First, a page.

“Where Do Broken Hearts Go?” she asked in 1987. On Saturday, Feb. 18, for a moment in time, we got the answer: New Hope Baptist Church in Newark, N.J.

Hundreds were there physically along with millions in spirit as the life of Whitney Elizabeth Houston was celebrated and mourned during a nearly four-hour homegoing ceremony.

Praises and respect are due to those who chose to bid her life adieu where it began.

Through her meteoric rise, the “beyond our realm of comprehension” superstardom and the trials and tribulations through the past few years of her life, Houston was unapologetic and unwavering in her faith.

On an episode of “The Arsenio Hall Show” back in 1990, Houston shared fondly her spiritual and singing foundation.

“I started singing in church when I was about 5. Gosh, that was a longtime ago. I wanted to become a singer at about 13. That’s when I realized I wanted to be a professional singer, but prior to that I just sang. I sang in church and I loved to do it.” “Do you remember the first song you sang in church?” queried Hall.

She replied, “Yes, I remember the first song I sang in church was a song called ‘Guide Me, O Thou Great Jehovah,’…feed me till I want no more.”

Soft. Subtle. Soulful. Pure. Whitney! Why is this brought up? Well, in reading and listening to the coverage and opinions of her passing, a few things were said that made you scratch your head and question some things. Here are a few examples: “Houston had the greatest ‘pop/ gospel’ voice.” To my understanding, the letter G is before P alphabetically.

So why is pop first? You discover and hone your gospel skills (and ideally acquire some mores, morals and values) in church or place of worship. Where do you gain “pop,” the mall?

“Whitney transcended race. You didn’t think of her as ‘Black’ singer, you just thought of her as Whitney.” I get what is being suggested, but is that really a compliment? What does that mean exactly? Can you then please provide examples of Black singers who you hear and think they are “justBlack singers?’”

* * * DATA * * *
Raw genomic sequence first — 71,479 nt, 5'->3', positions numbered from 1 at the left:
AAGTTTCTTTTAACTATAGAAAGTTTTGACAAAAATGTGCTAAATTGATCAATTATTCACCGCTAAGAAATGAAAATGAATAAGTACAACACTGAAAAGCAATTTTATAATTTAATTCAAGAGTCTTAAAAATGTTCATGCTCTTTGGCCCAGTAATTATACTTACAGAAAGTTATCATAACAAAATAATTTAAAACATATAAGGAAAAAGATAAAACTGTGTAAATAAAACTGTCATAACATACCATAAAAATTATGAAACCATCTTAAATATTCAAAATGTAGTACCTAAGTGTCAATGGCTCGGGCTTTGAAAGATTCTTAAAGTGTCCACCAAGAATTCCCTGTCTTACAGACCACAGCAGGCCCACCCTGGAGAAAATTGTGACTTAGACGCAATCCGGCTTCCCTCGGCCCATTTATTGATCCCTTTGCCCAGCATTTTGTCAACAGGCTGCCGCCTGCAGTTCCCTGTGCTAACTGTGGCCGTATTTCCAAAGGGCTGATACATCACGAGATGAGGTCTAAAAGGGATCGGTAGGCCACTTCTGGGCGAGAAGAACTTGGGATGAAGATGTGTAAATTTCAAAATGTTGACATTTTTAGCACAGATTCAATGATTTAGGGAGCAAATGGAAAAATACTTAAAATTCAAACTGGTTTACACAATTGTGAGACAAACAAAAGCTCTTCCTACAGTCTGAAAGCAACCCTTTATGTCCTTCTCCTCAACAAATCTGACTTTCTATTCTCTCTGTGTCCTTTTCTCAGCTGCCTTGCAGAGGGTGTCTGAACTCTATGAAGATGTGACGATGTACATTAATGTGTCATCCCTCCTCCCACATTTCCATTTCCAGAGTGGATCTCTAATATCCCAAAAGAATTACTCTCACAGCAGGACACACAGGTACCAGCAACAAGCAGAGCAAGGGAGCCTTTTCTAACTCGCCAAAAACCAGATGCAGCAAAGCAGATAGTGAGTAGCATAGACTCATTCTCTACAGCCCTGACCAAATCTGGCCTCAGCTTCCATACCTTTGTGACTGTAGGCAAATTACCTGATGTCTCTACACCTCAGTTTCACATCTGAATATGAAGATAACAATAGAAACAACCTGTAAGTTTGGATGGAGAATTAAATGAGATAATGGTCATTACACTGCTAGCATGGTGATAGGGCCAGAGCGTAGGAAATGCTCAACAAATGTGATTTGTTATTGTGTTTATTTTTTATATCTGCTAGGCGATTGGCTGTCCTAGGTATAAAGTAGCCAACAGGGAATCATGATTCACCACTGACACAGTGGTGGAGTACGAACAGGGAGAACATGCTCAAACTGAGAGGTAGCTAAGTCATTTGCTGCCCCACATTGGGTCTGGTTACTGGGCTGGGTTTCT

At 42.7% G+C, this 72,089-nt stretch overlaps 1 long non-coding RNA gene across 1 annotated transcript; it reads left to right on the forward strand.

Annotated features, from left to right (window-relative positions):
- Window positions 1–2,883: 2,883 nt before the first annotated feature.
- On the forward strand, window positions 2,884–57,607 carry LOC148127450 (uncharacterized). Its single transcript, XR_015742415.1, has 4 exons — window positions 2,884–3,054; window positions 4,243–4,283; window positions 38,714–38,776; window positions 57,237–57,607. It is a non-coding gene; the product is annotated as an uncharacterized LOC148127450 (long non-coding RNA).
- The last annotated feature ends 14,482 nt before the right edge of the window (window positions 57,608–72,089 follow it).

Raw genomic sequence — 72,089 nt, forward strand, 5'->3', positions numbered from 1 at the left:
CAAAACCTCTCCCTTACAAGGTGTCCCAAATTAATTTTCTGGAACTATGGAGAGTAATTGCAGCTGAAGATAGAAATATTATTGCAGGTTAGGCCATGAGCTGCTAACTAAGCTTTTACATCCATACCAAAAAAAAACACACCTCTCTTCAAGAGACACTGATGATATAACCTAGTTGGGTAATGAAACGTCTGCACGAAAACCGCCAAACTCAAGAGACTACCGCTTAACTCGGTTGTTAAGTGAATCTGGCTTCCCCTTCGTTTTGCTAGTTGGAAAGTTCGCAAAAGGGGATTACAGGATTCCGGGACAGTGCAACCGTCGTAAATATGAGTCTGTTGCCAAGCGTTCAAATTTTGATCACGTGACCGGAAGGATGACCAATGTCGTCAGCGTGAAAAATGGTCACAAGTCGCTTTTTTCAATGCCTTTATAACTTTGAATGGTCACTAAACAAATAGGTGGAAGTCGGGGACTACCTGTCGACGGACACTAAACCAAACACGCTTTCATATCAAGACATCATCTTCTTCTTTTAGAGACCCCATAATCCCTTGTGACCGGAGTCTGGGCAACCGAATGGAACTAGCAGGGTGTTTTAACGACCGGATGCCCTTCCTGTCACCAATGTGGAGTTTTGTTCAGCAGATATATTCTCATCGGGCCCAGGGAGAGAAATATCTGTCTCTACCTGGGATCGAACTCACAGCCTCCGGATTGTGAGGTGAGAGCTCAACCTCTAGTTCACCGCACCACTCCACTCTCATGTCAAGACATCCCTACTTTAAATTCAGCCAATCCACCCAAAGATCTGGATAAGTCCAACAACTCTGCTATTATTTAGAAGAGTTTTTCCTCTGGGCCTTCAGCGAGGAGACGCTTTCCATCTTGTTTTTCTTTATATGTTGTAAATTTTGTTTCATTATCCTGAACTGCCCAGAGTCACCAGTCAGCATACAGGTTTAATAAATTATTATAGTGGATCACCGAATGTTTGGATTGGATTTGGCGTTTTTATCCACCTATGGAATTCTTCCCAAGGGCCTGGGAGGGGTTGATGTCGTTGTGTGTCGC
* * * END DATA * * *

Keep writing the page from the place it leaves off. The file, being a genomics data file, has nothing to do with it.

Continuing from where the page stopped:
“Whitney was Clive Davis’ greatest creation.” Clive Davis is probably the greatest executive in music history, but be clear: A talent possessed by Houston was created in part by the genetics of parents John and Cissy and by God.

Davis is lauded and revered by almost all who have worked with him. In fact, Houston referred to him as “my industry father.” A lot was made of the “father” portion of the phrase, but how about the word “industry”? The world of entertainment is all perception. It’s not necessarily what you do, it’s what people think you do.

Now, one of the last things that we know he did was go on with his annual Grammy Award extravaganza on the night his “industry daughter” passed. I’m just saying…

“Whitney’s demise was due to her husband.” At some point, the music you performed and/or listened to determined what kind of person you were. When Houston was in her prime, the hip-hop music genre was thought to be in the 14th minute and 50th second of its 15 minutes of fame.

When it was reported that she was engaged to “rapper” Bobby Brown, it was met with a disdain and discernment that was once related to that of an interracial couple. It mattered not that at the top of his game, he was a platinum recording artist who was selling out arenas worldwide, acting as an ambassador of the new sound and attitude of R&B.

Brown didn’t fit the expectations America had for Houston, but he stayed true to who he was and it was good enough for her. For 15 years, the strife of their relationship was tabloid fodder and we all paid attention to it because venomous verbal assaults and sordid behavior became entertainment. So did she change or did people’s perception change?

In her sunset, here’s what we can say for certain. If a Mount Rushmore for singers is erected, Aretha Franklin’s guaranteed slot will be accompanied by Houston. She was a “once in a lifetime” vocalist, but as a former wife, mother, sister, aunt and daughter, she was every woman. Not to take a backseat to those qualities is that she was an African-American. If you’re in that club, we ride until the wheels fall off through peaks and valleys, thick and thin.

With all honesty and sincerity, Whitney, we will always love you.

I’m out. Holla next week. Until then, enjoy the nightlife